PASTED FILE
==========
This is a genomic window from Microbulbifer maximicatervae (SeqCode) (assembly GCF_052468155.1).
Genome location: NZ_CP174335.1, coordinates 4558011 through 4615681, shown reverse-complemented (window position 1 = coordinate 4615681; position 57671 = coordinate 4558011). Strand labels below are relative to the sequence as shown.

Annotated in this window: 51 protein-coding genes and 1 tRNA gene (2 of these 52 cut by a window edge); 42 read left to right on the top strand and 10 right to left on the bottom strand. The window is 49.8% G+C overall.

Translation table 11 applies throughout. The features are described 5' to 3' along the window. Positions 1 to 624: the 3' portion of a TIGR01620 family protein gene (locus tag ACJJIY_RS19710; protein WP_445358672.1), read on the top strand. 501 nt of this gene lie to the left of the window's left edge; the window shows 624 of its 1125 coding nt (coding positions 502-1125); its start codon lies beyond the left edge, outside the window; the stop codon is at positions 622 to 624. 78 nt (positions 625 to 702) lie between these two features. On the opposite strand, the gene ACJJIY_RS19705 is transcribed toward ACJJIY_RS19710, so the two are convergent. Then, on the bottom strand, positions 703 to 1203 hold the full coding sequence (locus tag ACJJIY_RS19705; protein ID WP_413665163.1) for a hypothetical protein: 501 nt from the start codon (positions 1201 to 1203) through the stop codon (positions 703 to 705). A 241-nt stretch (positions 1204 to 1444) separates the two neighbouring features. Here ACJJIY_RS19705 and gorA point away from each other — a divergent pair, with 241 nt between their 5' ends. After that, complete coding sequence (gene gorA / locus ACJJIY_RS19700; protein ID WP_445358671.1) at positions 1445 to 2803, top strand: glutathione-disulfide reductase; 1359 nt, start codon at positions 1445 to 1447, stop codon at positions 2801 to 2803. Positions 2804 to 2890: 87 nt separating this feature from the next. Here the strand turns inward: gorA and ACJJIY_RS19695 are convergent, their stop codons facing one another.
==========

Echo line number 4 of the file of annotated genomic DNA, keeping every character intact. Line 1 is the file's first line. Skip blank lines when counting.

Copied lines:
Translation table 11 applies throughout. The features are described 5' to 3' along the window. Positions 1 to 624: the 3' portion of a TIGR01620 family protein gene (locus tag ACJJIY_RS19710; protein WP_445358672.1), read on the top strand. 501 nt of this gene lie to the left of the window's left edge; the window shows 624 of its 1125 coding nt (coding positions 502-1125); its start codon lies beyond the left edge, outside the window; the stop codon is at positions 622 to 624. 78 nt (positions 625 to 702) lie between these two features. On the opposite strand, the gene ACJJIY_RS19705 is transcribed toward ACJJIY_RS19710, so the two are convergent. Then, on the bottom strand, positions 703 to 1203 hold the full coding sequence (locus tag ACJJIY_RS19705; protein ID WP_413665163.1) for a hypothetical protein: 501 nt from the start codon (positions 1201 to 1203) through the stop codon (positions 703 to 705). A 241-nt stretch (positions 1204 to 1444) separates the two neighbouring features. Here ACJJIY_RS19705 and gorA point away from each other — a divergent pair, with 241 nt between their 5' ends. After that, complete coding sequence (gene gorA / locus ACJJIY_RS19700; protein ID WP_445358671.1) at positions 1445 to 2803, top strand: glutathione-disulfide reductase; 1359 nt, start codon at positions 1445 to 1447, stop codon at positions 2801 to 2803. Positions 2804 to 2890: 87 nt separating this feature from the next. Here the strand turns inward: gorA and ACJJIY_RS19695 are convergent, their stop codons facing one another.